Inferior vena cava filters, or IVCs, are a small tool that is inserted into the inferior vena cava in order to filter the blood and catch potential clots. However, these filters can come with a slew of problems and side effects. This makes it important for patients to understand and weigh the risks of these devices against their potential benefit.
PulmCCM states that the actual benefits of an IVC filter are “debatable”, and that they might actually do more harm than good. In short, though IVC filters are a common practice in medical communities, there is actually not much backing up their success rates. Evidence is primarily based on one study that is almost 20 years old. This study shows that pulmonary emboli risks are reduced after 12 days, but that the threat of deep venous thrombosis actually increases by 10% in return. Additionally, it is common practice to leave temporary IVC filters in past their prime, resulting in pieces breaking off which can cause harm.
The U.S. National Library of Medicine also has a study on IVC insertion and its controversial aspects. People who get an IVC filter are subject to problems that are not common, but can be dangerous if they do occur. This includes the aforementioned issues of recurrent deep venous thrombosis and complications with the device itself. In comparison, anticoagulation is considered a safer measure that brings about just as many results, though there are some people who cannot use this treatment due to other health risks.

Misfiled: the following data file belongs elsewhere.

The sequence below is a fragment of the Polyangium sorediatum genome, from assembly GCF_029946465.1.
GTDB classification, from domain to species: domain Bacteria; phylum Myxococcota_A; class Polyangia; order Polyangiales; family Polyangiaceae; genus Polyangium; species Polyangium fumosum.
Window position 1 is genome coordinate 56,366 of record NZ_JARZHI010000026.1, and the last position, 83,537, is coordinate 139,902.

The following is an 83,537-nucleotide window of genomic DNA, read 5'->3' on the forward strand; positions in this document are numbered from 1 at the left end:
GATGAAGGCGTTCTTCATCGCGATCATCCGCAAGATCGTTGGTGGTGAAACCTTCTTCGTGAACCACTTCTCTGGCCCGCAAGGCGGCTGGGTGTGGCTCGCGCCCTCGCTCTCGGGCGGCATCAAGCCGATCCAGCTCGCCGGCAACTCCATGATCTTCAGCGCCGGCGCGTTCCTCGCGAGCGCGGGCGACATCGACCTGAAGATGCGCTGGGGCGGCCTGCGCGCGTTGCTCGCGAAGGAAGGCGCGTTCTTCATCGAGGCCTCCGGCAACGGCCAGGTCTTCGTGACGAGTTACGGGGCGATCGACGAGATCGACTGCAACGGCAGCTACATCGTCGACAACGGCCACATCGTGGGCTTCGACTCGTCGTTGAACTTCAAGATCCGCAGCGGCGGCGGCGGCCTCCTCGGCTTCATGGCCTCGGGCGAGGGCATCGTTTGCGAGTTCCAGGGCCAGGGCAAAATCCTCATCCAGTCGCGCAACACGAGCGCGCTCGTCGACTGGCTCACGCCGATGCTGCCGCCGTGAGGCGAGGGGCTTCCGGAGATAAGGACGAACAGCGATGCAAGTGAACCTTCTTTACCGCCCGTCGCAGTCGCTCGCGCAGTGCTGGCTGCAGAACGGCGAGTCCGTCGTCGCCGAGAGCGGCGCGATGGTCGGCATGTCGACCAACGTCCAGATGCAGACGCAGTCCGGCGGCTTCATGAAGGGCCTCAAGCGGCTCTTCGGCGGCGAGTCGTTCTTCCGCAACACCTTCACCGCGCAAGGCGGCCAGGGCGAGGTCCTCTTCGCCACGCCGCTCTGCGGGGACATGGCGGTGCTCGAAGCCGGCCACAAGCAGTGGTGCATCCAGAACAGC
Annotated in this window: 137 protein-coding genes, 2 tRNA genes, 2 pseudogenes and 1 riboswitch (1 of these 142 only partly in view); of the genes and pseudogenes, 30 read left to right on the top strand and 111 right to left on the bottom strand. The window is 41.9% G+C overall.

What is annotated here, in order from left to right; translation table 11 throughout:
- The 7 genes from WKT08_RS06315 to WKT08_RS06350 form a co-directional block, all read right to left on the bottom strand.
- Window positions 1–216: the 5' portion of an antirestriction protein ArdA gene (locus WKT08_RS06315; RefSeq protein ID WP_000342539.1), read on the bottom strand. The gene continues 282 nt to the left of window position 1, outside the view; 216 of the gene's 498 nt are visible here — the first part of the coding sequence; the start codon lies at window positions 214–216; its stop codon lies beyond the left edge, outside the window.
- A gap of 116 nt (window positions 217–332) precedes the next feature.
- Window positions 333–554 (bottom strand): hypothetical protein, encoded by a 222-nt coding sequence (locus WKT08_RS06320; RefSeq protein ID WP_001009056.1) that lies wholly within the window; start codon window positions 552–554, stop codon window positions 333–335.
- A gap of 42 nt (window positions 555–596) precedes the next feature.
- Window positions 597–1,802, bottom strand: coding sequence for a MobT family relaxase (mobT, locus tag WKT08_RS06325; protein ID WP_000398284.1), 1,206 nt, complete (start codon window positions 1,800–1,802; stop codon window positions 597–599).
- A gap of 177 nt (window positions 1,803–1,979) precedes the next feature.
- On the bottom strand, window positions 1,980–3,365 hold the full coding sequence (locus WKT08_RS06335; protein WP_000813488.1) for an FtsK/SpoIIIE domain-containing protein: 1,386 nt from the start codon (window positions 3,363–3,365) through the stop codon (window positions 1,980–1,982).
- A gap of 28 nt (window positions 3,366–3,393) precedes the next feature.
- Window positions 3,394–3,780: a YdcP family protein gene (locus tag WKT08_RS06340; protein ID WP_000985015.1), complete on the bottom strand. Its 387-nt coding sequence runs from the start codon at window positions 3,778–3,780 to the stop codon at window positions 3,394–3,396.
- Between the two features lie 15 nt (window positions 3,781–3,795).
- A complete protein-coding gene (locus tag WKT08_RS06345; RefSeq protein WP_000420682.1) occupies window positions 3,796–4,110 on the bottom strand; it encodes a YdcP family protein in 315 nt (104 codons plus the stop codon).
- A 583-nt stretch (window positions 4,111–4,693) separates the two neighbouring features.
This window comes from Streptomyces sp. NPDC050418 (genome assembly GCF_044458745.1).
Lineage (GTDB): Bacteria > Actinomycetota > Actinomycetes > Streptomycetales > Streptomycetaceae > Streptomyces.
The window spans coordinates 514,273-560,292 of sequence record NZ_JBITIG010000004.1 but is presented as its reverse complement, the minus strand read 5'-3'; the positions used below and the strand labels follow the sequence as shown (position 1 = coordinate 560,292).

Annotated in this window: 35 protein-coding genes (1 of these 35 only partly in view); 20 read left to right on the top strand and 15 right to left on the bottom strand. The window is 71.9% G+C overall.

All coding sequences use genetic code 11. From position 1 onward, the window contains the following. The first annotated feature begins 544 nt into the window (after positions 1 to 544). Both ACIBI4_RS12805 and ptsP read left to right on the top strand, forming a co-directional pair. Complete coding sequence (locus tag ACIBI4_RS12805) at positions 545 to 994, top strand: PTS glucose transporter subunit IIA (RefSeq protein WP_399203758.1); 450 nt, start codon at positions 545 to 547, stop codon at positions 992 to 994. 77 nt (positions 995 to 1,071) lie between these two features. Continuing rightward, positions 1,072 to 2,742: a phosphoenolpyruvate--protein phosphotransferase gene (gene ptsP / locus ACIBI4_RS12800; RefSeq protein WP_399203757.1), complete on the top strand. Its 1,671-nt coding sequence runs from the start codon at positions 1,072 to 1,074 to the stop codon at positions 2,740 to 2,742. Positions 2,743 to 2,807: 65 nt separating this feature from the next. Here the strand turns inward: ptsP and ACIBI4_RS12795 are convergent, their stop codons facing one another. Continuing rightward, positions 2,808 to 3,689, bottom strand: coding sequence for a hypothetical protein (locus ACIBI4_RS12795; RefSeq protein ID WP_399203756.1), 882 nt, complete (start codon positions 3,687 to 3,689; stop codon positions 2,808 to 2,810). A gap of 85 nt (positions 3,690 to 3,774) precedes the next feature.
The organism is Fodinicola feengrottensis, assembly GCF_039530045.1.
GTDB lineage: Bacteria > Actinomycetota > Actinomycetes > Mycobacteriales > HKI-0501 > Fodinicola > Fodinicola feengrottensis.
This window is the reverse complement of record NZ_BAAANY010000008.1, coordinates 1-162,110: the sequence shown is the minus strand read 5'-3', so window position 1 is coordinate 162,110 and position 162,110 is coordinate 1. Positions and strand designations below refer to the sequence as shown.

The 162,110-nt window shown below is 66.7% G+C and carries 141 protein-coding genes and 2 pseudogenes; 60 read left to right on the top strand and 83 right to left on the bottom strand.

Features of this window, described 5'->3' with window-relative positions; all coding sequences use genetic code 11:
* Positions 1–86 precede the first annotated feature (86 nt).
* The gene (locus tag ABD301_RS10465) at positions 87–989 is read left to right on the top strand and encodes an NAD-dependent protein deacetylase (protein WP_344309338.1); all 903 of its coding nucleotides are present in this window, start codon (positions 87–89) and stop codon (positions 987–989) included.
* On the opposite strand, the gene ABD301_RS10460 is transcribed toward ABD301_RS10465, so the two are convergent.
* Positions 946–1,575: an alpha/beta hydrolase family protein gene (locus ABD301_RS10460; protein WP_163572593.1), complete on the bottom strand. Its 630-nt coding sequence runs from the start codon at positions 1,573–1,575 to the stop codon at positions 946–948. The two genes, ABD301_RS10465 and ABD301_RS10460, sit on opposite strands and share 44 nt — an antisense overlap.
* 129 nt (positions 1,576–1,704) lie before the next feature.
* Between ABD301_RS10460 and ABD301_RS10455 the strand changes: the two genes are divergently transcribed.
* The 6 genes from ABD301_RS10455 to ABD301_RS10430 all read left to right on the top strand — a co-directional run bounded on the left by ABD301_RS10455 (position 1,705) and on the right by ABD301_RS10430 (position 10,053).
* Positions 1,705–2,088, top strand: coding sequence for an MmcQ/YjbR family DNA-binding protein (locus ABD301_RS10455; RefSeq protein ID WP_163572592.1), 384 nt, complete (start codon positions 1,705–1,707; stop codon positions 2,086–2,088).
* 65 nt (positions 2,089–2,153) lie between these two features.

In the end, a person should take their own health situation into consideration. They should always get the counsel of their primary care physician before making a final decision.
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